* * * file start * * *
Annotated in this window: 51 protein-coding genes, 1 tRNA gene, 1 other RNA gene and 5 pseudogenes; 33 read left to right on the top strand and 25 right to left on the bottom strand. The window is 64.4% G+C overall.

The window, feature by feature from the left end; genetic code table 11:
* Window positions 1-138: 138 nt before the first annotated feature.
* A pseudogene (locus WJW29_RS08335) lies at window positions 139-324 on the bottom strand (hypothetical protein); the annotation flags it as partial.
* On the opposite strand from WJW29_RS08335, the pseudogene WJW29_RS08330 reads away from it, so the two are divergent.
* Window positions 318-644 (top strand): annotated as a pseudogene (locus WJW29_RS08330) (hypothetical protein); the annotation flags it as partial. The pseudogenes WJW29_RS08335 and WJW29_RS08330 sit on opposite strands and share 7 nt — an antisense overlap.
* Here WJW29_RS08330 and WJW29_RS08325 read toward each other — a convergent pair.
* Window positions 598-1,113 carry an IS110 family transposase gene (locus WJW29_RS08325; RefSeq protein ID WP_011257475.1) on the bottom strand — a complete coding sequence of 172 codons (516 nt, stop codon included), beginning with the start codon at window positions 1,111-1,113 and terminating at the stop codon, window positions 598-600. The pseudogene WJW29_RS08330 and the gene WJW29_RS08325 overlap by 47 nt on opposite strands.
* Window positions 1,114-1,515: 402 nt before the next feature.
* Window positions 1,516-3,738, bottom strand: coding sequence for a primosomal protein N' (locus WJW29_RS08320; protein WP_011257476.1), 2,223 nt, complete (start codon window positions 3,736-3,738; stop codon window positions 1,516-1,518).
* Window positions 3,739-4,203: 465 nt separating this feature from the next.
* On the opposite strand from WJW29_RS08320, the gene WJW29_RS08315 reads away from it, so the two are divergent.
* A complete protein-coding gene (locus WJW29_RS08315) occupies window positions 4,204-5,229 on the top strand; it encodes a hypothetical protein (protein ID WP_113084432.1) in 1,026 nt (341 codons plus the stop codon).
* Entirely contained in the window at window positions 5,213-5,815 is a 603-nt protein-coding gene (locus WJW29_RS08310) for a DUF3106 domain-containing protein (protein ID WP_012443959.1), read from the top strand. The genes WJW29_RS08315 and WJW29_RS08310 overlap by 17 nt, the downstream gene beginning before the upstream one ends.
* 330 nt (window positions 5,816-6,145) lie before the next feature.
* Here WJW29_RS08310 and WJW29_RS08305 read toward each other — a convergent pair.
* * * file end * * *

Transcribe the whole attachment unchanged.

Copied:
Annotated in this window: 51 protein-coding genes, 1 tRNA gene, 1 other RNA gene and 5 pseudogenes; 33 read left to right on the top strand and 25 right to left on the bottom strand. The window is 64.4% G+C overall.

The window, feature by feature from the left end; genetic code table 11:
* Window positions 1-138: 138 nt before the first annotated feature.
* A pseudogene (locus WJW29_RS08335) lies at window positions 139-324 on the bottom strand (hypothetical protein); the annotation flags it as partial.
* On the opposite strand from WJW29_RS08335, the pseudogene WJW29_RS08330 reads away from it, so the two are divergent.
* Window positions 318-644 (top strand): annotated as a pseudogene (locus WJW29_RS08330) (hypothetical protein); the annotation flags it as partial. The pseudogenes WJW29_RS08335 and WJW29_RS08330 sit on opposite strands and share 7 nt — an antisense overlap.
* Here WJW29_RS08330 and WJW29_RS08325 read toward each other — a convergent pair.
* Window positions 598-1,113 carry an IS110 family transposase gene (locus WJW29_RS08325; RefSeq protein ID WP_011257475.1) on the bottom strand — a complete coding sequence of 172 codons (516 nt, stop codon included), beginning with the start codon at window positions 1,111-1,113 and terminating at the stop codon, window positions 598-600. The pseudogene WJW29_RS08330 and the gene WJW29_RS08325 overlap by 47 nt on opposite strands.
* Window positions 1,114-1,515: 402 nt before the next feature.
* Window positions 1,516-3,738, bottom strand: coding sequence for a primosomal protein N' (locus WJW29_RS08320; protein WP_011257476.1), 2,223 nt, complete (start codon window positions 3,736-3,738; stop codon window positions 1,516-1,518).
* Window positions 3,739-4,203: 465 nt separating this feature from the next.
* On the opposite strand from WJW29_RS08320, the gene WJW29_RS08315 reads away from it, so the two are divergent.
* A complete protein-coding gene (locus WJW29_RS08315) occupies window positions 4,204-5,229 on the top strand; it encodes a hypothetical protein (protein ID WP_113084432.1) in 1,026 nt (341 codons plus the stop codon).
* Entirely contained in the window at window positions 5,213-5,815 is a 603-nt protein-coding gene (locus WJW29_RS08310) for a DUF3106 domain-containing protein (protein ID WP_012443959.1), read from the top strand. The genes WJW29_RS08315 and WJW29_RS08310 overlap by 17 nt, the downstream gene beginning before the upstream one ends.
* 330 nt (window positions 5,816-6,145) lie before the next feature.
* Here WJW29_RS08310 and WJW29_RS08305 read toward each other — a convergent pair.